Friday, May 31, 2013

The Girls are in Bloom (too)

Admiring the opposite sex.
Quaking aspen don't get much attention these days.  Most people are gawking at and raving about brightly-colored spring wildflowers, especially the pasque flowers, while the aspen trees remain leafless, just standing there, seemingly doing nothing.
Quaking aspen, Populus tremuloides.
But looks are deceiving of course.  In reality their growing season is already well underway ... just look at the trunks.  Aspen are famous for smooth white bark, but in this stand it’s more of a pale green, especially on younger trees.  The bark contains chlorophyll, for converting sunlight to energy, and these trees are photosynthesizing even without leaves. In fact, the green bark may out-produce the leaves until well into the growing season (Pearson 1958).
Green aspen bark may to be more common where growing seasons are shorter (Pearson 1958). 
Not only are the aspen photosynthesizing, they’re in full bloom!  Few notice because the flowers are so small and drab ... though in the right light, they can be quite lovely.
Backlit male catkins (flower clusters).
Aspen are dioecious, i.e. male and female flowers are found on separate individuals.  Moreover, aspen readily spread by vegetative propagation (root sprouts), so an entire stand may be a single individual and all trees will be the same sex.  Until last week, all stands I had hiked through were male. 

Male aspen flowers are reduced, incomplete and imperfect ... but hardly inadequate!  They should be admired for their elegant efficiency.  They have just what it takes to produce pollen and cast it to the wind.  [reduced = tiny; incomplete = missing parts; imperfect = unisexual]
A male aspen flower is just a disc with stamens; hairy floral bract on right.  From FNA.
Male quaking aspen were featured in a previous post, The Boys are in Bloom. The only reason I didn't include female trees was that I hadn't seen any.  Now finally I have.
Female quaking aspen in full bloom.
The female flowers are showier than the males.  They're green for one thing, and bigger, especially as the ovaries ripen.
Female catkin with green flowers and brown fringed floral bracts;  ca 1 in long.  Photo courtesy dgm.
A female flower consists of a pistil perched on a cup-shaped disc.  The plump ovary is topped by a brown 2-lobed stigma, ready to receive pollen (click on photo above).  Below, pistil in cup-shaped disc on left; capsule on right has split to release seeds; from FNA.
With time, the ripening ovaries swell and the stigmas wither.  At maturity, each ovary becomes a capsule containing seeds topped with fine hairs.  Eventually the capsules will split, and the seeds will take to the wind.  In the photo above, suture lines are visible on some of the young capsules.  Note fringed floral bracts and remains of brown stigmas.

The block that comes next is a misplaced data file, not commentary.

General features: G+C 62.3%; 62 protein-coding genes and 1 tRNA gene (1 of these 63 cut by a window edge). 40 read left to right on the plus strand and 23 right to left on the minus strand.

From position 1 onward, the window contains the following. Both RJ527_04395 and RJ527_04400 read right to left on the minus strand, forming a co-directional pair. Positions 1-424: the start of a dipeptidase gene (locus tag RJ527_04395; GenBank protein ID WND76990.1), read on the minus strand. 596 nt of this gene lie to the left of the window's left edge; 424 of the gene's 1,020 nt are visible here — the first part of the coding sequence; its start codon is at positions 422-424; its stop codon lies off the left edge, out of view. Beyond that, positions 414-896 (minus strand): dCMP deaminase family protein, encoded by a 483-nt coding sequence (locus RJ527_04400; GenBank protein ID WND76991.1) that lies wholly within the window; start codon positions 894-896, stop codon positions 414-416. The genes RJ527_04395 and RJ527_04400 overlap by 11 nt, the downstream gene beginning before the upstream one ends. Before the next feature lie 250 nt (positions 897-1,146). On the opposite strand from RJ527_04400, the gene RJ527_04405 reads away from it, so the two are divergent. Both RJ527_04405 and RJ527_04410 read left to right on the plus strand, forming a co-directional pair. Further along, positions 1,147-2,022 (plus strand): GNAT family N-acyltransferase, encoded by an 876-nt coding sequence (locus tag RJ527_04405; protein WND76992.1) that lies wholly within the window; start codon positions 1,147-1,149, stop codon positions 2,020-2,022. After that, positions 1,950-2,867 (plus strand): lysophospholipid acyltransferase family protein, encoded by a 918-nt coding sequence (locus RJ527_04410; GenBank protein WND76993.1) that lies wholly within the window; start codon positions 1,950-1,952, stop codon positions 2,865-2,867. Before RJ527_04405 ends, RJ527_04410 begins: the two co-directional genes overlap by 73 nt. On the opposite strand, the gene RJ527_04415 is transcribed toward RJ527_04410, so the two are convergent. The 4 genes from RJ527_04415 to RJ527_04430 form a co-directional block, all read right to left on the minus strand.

Why has it taken so long to find female trees?  Are they less common?  I can’t say as I haven’t sampled sufficiently (should hike more, work less).  Do females bloom later?  I don’t think so -- I saw both male and female catkins on my hike last week.  The males were drooping, looking tired and spent.  The females were fully elongated, with plump green capsules.  The flowering season was coming to an end.
I kept on through the shady grove.  It was chilly and I was thinking about turning around when suddenly I was surrounded by trees glowing in the sunshine.  They were starting to leaf out.  Young aspen leaves are yellow-green -- not nearly as showy as the brilliant gold and orange ones of fall, but gorgeous enough when backlit!


Literature Cited

Pearson, LC and Lawrence, DB.  1958.  Photosynthesis in aspen bark.  American Journal of Botany 45:383-387.


Tuesday, May 28, 2013

Good Morning, Good Morning!

Last week as I was walking along a trail through pines and aspen, looking at patterns of light and shade, I was suddenly halted in my tracks by a radiant cluster of pasque flowers, all glowing in the morning sunshine.  “Good morning, good morning!” they called sweetly.
You doubt me?  I assure you this is what I heard, though I had to listen very carefully because pasque flowers are shy -- that’s why they often turn their heads and always whisper.  But once upon a time, long ago, things were different ...